'Mate, that's world class': Sydney FC worldie that stunned Beckham

EXCLUSIVE | Occasionally in football, if you believe in yourself and just keep going, magical things can happen. Just ask former Sydney FC player Brendan “Rex” Renaud.

Saturday, February 24 is the 10-year anniversary of a heart-warming tale. 

February, 2008.

A 10-man Sydney FC traipsed off Suncorp, knocked out in the second leg Hyundai A-League Elimination Final by Queensland Roar (now Brisbane Roar).

A 2-0 second-leg loss on February 8 put an end to the Sky Blues’ hopes of a second championship.

But the loss meant that John Kosmina’s men weren’t quite finished for the season; it meant a place in the inaugural 2008 Pan Pacific Soccer Championships beckoned. In Hawaii, no less. Starring David Beckham and his LA Galaxy.

MLS powerhouse Houston Dynamo and Japanese outfit Gamba Osaka were also confirmed for a tournament arranged to further cash in on the astonishing hype around Beckham, who was still in the England national team and supercharging the domestic game Stateside.

Hawaii, Beckham, sun, sand... sounds glamorous.

It was.


Glamorous is not a word you’d use to describe Brendan Renaud.

Dependable, hard-working, tough: these are more accurate descriptors of the man affectionately known as “Rex”.

The midfielder was in the final throes of a modest career spanning mainly the old NSL and, latterly, the NSW Premier League.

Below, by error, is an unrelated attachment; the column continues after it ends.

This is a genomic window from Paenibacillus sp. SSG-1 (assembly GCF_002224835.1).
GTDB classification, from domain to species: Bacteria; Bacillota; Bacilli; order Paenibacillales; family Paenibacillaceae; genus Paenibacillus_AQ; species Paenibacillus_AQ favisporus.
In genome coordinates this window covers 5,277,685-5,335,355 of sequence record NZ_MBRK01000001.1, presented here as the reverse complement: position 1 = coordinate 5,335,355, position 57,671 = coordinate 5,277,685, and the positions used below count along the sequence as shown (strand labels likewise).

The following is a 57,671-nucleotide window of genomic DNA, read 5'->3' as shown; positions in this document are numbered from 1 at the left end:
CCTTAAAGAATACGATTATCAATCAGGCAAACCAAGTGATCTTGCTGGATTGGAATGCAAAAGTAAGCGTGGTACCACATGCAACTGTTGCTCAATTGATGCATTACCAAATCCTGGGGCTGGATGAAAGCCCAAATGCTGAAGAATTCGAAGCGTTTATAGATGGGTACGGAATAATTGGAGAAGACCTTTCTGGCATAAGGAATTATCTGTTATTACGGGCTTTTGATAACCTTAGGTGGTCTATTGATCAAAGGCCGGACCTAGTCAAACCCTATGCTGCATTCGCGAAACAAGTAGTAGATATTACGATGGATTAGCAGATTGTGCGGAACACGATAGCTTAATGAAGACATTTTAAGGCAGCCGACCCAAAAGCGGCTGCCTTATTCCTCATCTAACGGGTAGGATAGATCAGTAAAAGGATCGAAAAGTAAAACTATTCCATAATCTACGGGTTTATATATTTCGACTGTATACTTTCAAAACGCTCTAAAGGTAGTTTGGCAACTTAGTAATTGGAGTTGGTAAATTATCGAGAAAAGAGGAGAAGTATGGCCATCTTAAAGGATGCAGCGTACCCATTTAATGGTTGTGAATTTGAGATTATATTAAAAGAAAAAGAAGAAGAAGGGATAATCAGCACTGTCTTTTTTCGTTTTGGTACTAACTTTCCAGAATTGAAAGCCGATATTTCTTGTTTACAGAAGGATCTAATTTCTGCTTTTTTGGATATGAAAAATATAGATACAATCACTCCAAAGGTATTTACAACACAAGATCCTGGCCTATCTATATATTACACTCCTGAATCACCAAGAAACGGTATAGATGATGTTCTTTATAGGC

In 2007, Renaud worked in community development at Sydney FC.

He hadn’t officially retired but his career was effectively over. Yet, he kept himself fit in the local premier league; eating right; prehab; correct recovery... you never know, even at 34. 

And as a Sydney FC staff member, he was at ANZ Stadium in November 2007 as Beckham curled a famous goal past Clint Bolton in front of 82,000 fans in one of the most talked about exhibition matches in Australian sports history.

Renaud saw first-hand Beckham Mania.

Little did he know what life had in store for him. 

Becks and Rudes
Becks and Sydney FC captain Mark Rudan after the clash at ANZ


The following morning Renaud went back to his job spreading the gospel at grassroots level, but life was about to take an exciting twist.

He was called into the Sydney FC manager’s office.

Sky Blues boss John Kosmina wanted to add some grunt to his midfield, so he arranged for Renaud to be registered as a senior squad player.

“My playing career had finished! I hadn’t officially retired.

"I suppose I never really thought of myself as big enough that anyone would care if I retired or not,” Renaud told www.a-league.com.au.

“But now, I was pretty much a footballer again.”

Expectations were low. After all, he’d never played in the A-League. 

“In my wildest dreams, the most I thought I'd be would be on the bench and supporting the team as a squad player.

“But I  told ‘Kossie’, ‘I’ll give you everything’.

“I was so pumped to be there and not just to make up the numbers, I wanted to make sure that everything was done to the highest degree of professionalism.  

“My first session I literally lost all the skin on my toes because I wasn't used to the balls being pumped up so hard, but I couldn’t care less.